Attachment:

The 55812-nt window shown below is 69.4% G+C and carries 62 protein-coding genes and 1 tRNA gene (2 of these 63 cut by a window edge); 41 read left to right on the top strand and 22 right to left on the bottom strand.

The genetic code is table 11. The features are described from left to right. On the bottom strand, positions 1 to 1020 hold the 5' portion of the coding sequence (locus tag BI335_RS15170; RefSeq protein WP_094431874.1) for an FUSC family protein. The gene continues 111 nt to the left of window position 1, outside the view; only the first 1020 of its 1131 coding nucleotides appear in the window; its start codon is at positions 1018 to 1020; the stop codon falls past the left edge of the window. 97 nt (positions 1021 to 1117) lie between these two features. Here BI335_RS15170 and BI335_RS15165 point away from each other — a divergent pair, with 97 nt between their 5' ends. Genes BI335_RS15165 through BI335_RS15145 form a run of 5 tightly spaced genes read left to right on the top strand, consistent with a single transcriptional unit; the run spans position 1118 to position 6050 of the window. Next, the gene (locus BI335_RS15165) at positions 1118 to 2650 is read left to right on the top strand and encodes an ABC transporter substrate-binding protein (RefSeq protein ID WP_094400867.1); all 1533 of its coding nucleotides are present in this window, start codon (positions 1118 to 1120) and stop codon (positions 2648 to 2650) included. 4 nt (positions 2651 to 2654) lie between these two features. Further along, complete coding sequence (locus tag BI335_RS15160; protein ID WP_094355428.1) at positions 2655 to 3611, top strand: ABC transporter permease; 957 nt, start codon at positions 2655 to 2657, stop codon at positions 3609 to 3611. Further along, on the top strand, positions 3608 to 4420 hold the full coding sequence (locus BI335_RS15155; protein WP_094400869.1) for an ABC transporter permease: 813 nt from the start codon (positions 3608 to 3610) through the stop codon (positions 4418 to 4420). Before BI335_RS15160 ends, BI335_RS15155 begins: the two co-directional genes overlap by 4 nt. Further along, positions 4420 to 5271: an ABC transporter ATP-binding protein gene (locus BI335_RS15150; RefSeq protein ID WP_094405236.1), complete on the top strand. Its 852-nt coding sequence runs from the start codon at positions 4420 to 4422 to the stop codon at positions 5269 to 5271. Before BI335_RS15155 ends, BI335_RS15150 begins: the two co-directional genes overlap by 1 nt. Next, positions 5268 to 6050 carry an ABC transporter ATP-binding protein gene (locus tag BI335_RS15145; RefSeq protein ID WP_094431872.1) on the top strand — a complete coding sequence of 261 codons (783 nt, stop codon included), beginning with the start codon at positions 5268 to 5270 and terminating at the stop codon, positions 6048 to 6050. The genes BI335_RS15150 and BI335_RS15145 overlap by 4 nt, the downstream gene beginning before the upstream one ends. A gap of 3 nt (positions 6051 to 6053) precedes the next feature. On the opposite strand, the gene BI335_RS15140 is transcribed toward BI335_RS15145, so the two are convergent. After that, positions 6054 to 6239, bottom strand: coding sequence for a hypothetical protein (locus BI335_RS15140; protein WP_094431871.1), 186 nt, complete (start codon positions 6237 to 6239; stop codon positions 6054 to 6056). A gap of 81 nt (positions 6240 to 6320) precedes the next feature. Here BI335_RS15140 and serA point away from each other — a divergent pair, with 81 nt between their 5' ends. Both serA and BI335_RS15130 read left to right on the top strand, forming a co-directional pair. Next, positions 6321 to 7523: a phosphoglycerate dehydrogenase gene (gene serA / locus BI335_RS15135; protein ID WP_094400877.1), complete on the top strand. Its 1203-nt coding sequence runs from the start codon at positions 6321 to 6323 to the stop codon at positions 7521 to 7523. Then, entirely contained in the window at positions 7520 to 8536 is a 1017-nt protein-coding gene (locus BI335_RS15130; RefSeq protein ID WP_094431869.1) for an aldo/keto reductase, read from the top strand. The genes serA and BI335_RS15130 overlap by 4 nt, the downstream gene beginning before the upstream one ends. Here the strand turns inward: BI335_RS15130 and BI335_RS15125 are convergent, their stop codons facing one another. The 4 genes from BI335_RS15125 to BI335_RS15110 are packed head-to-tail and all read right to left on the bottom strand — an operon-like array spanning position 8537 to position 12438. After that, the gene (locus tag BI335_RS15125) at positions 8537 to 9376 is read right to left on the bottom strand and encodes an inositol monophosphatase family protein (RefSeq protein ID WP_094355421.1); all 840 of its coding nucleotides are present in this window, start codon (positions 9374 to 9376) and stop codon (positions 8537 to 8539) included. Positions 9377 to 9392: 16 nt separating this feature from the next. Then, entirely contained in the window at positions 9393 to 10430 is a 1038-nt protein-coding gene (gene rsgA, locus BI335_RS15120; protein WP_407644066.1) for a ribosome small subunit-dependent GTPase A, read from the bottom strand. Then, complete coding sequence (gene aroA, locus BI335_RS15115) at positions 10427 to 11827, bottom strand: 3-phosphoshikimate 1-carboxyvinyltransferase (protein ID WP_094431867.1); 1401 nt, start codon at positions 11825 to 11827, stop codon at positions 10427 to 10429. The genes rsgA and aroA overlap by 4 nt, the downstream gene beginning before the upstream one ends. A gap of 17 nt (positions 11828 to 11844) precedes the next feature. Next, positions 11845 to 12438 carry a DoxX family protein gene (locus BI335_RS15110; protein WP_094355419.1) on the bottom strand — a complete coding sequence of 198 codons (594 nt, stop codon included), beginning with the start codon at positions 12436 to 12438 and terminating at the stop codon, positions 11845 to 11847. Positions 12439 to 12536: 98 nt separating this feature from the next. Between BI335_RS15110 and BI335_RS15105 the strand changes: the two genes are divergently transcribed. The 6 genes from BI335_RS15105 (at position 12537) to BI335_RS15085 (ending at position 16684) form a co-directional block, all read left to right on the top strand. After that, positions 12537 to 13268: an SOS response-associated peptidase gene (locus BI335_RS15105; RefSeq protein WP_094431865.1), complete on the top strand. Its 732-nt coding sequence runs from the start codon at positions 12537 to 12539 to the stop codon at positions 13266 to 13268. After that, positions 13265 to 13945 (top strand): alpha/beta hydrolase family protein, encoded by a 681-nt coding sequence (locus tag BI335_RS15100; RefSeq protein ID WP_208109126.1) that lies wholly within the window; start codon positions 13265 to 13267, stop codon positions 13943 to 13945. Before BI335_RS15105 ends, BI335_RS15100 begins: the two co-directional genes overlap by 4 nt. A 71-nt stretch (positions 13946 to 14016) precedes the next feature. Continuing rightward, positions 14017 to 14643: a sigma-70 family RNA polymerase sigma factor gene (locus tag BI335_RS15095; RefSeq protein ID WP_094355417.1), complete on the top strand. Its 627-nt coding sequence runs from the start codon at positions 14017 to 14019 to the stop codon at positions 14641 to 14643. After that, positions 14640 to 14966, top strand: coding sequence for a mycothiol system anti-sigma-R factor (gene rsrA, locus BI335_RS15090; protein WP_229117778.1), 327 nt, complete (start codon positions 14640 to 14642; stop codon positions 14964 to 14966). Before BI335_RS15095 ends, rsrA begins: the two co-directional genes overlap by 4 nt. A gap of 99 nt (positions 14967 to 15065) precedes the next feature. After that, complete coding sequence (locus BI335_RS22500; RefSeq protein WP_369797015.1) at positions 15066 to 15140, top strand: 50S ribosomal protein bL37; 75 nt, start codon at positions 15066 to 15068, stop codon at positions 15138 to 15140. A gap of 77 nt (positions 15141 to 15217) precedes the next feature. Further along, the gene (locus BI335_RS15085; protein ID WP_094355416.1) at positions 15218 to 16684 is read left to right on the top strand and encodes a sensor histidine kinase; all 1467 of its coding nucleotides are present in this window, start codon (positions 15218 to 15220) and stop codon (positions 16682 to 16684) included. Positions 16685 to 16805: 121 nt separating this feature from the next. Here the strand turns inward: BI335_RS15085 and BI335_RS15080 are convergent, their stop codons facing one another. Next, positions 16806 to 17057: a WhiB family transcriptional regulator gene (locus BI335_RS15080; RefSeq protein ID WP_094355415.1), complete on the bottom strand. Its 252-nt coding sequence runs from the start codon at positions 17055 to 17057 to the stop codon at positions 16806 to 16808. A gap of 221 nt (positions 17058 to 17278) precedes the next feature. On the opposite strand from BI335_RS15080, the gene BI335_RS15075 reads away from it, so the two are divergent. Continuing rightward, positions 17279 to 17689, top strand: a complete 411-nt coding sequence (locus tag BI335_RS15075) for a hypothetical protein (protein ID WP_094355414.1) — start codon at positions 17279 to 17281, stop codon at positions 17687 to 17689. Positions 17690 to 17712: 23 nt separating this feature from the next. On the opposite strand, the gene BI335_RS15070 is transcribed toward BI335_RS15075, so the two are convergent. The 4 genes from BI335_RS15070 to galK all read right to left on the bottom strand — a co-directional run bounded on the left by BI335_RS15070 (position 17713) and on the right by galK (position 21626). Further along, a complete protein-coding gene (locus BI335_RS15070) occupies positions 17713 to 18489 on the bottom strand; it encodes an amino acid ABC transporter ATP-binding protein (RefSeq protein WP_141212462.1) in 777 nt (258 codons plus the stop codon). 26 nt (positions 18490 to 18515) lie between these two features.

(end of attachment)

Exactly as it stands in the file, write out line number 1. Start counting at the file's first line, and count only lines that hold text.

The 55812-nt window shown below is 69.4% G+C and carries 62 protein-coding genes and 1 tRNA gene (2 of these 63 cut by a window edge); 41 read left to right on the top strand and 22 right to left on the bottom strand.